This week brings a useful reminder that Facebook is not in the helping-you-keep-in-touch-with-friends business. It's in the ad-selling business - a business that requires data. Lots of data.
Long story short: On Wednesday, Apple shut down a research app Facebook had distributed to some iPhone and iPad users, paying them up to $10 in exchange for downloading the app, and $20 a month to keep it installed. The app allowed Facebook to collect an enormous amount of user data. News coverage has emphasised the privacy aspects of the story, painting the issue principally in terms of good and evil. Apple is again portrayed as the champion of user protection; Facebook, as usual, is the bogeyman, indifferent to the privacy of its users.
Facebook seems clearly to have earned its latest privacy black eye, but it's important not to overstate what's going on here. This is essentially a contract dispute.
Some background. In addition to services that allow companies to distribute software to consumers in the form of apps, Apple also offers something called the Developer Enterprise Program, which provides a certificate that allows distribution of apps to multiple iOS users within a firm, bypassing the App Store. For example, the firm can develop a communications app for internal use and, using the certificate, download it to all employee iPhones and iPads. It can use the same process to share beta versions of potential apps among its in-house researchers.
As first reported by TechCrunch, however, since 2016 Facebook has been using its certificate to offer users the opportunity to participate in a "paid social media research study." The offer, made through ads on Snapchat and Instagram, targeted users between 13 and 35, but was mainly aimed at teens aged 13 to 17. (Parental permission was required before teens could participate.) Those who signed up would receive money in exchange for Facebook's ability to collect browsing history, location data, content of messages and more - including "which apps are on your phone" and "how and when you use them."
To install the app, users were not directed to the App Store or Apple's beta-testing system, either of which would have allowed Apple review the app before it could be installed on consumer devices. Instead, those who signed up for the research program were sent to a Facebook site from which they could download its certificate. That's where the problem arose. The certificate does not permit distribution of apps to users outside the company.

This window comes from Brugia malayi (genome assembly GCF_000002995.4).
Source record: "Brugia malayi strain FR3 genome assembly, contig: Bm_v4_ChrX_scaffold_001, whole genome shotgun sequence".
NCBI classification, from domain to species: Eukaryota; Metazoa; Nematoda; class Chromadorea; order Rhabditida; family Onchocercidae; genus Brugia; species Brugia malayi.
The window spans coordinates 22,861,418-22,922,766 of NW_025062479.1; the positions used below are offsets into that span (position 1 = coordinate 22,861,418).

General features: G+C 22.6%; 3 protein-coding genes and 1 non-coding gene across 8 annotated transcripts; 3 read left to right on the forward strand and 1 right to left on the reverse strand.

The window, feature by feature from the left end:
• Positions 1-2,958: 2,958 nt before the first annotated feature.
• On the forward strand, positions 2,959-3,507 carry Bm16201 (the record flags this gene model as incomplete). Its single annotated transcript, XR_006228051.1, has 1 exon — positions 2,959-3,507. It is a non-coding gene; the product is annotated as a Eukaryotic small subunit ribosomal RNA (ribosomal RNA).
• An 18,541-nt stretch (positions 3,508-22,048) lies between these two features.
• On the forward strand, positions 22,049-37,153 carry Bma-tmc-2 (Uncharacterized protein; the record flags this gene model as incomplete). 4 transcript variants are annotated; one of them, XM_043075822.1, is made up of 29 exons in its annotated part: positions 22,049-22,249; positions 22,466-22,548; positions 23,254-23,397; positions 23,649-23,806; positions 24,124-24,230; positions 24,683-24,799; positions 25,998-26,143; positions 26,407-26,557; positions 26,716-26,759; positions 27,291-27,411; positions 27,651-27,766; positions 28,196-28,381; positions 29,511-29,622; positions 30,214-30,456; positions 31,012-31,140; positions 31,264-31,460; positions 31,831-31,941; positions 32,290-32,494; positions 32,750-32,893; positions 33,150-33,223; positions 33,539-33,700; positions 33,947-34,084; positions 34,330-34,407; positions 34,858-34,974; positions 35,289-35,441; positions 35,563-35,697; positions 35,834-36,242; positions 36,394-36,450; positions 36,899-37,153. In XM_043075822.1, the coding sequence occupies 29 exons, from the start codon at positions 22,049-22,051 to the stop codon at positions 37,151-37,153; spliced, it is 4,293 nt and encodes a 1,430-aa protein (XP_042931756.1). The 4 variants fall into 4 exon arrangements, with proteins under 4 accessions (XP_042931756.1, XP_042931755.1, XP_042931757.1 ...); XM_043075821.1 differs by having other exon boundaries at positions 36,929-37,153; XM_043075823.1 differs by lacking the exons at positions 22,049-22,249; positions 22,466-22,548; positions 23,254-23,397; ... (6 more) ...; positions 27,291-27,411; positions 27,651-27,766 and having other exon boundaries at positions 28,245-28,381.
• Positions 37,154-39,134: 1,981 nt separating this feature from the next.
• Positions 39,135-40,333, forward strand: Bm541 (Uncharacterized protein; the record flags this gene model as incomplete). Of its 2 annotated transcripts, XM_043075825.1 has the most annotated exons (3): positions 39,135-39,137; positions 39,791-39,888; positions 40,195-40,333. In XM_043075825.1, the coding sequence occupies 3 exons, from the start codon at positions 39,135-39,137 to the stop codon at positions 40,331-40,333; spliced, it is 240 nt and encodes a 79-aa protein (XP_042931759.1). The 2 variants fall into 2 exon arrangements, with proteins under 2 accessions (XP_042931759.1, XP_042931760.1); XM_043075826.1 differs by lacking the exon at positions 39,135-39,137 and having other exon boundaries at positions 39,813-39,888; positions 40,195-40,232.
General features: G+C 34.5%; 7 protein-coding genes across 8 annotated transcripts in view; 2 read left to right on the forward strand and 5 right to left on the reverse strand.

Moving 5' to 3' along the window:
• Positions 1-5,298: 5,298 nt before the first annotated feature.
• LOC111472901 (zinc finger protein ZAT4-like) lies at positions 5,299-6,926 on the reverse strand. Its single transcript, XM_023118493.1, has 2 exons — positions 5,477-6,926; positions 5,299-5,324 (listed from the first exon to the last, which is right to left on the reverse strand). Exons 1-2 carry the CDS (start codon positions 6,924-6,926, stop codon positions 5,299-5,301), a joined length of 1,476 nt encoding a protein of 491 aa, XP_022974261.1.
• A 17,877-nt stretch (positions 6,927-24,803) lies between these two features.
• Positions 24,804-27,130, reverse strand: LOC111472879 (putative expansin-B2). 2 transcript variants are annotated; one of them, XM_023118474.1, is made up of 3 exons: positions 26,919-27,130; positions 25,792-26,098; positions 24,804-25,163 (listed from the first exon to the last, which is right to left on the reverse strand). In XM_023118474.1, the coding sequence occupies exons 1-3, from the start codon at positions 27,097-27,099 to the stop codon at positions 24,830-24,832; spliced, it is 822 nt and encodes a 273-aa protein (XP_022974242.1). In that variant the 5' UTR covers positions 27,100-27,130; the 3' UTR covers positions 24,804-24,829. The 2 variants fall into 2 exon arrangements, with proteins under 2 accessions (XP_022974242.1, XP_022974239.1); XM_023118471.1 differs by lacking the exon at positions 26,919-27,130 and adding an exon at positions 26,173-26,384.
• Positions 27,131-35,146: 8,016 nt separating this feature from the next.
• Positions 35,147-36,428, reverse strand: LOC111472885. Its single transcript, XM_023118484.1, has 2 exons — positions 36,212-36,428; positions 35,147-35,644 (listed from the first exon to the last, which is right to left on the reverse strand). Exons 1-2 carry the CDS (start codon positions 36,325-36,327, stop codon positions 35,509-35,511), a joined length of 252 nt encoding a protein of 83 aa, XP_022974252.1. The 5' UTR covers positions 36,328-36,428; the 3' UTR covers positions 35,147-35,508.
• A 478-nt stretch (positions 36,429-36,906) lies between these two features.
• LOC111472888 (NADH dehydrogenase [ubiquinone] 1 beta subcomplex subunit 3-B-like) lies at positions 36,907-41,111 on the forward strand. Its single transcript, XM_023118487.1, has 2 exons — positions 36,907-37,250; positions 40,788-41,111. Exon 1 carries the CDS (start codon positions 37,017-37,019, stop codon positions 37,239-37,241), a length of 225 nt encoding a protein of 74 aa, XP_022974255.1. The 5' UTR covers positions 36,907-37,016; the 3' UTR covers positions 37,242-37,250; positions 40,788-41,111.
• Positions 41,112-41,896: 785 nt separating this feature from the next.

Apple's response, as quoted by TechCrunch, was immediate and harsh: "Facebook has been using their membership to distribute a data-collecting app to consumers, which is a clear breach of their agreement with Apple. Any developer using their enterprise certificates to distribute apps to consumers will have their certificates revoked, which is what we did in this case to protect our users and their data."
The revocation is no trivial matter. Again, the certificate grants permission for the company to distribute apps internally. With its certificate disabled, Facebook will have to find a workaround.
Still, let's be clear about what constitutes Facebook's "clear breach." The problem isn't the vacuuming up of consumer data. It's that Facebook has done so in a way that violates the terms of the enterprise certificate. Apple's concern about its "users and their data" might well be sincere, but this particular dispute isn't about the fact that Facebook collected user data; it's about the way that Facebook collected user data.
That's it. That's the whole case.
I'm not suggesting that what Facebook has done isn't serious. But neither is it the end of user privacy as we know it. Yes, had Facebook sent the app through normal channels, Apple might well never have approved it. And, yes, users who downloaded the app allowed Facebook extraordinary access to their online activity. But users seemed to know what they were getting into - and were also paid for the privilege.
Twenty dollars per month might not sound like a lot to, say, the typical Bloomberg reader. So imagine Facebook instead had promised one free local Uber ride per month. Or a free digital subscription to The New York Times. It turns out that $20 per month can buy a lot.
That's not a defence of Facebook's apparent breach of its agreement with Apple. I'm just suggesting that users who allowed Facebook to install the app on their iPhones were not necessarily being exploited. Freedom to contract doesn't seem terribly high on our list of fundamental values these days, but some of us still insist upon its importance.
As to the misuse of the certificate, I assume the two companies will swiftly work things out. (Google has voluntarily ended a similar program.) The revocation of the certificate is a pain, but in the end it's likely to prove mostly symbolic, a useful weapon in the never-ending public relations war between Apple and Facebook over which cares more about data privacy. The skirmish will be brief, because the two companies need each other. In fact, I wouldn't be a bit surprised if Facebook's enterprise developer certificate has been restored by the time you read these words.
But the contretemps still matters because public image matters. Apple will once more steal a march on Facebook in their continuing privacy wars. Maybe six months from now nobody will remember the details, but people will remember that Facebook goofed on privacy again. The goofs are starting to add up. The company has to reverse this trend. Even when you're the only game in town, sooner or later reputation affects your bottom line.
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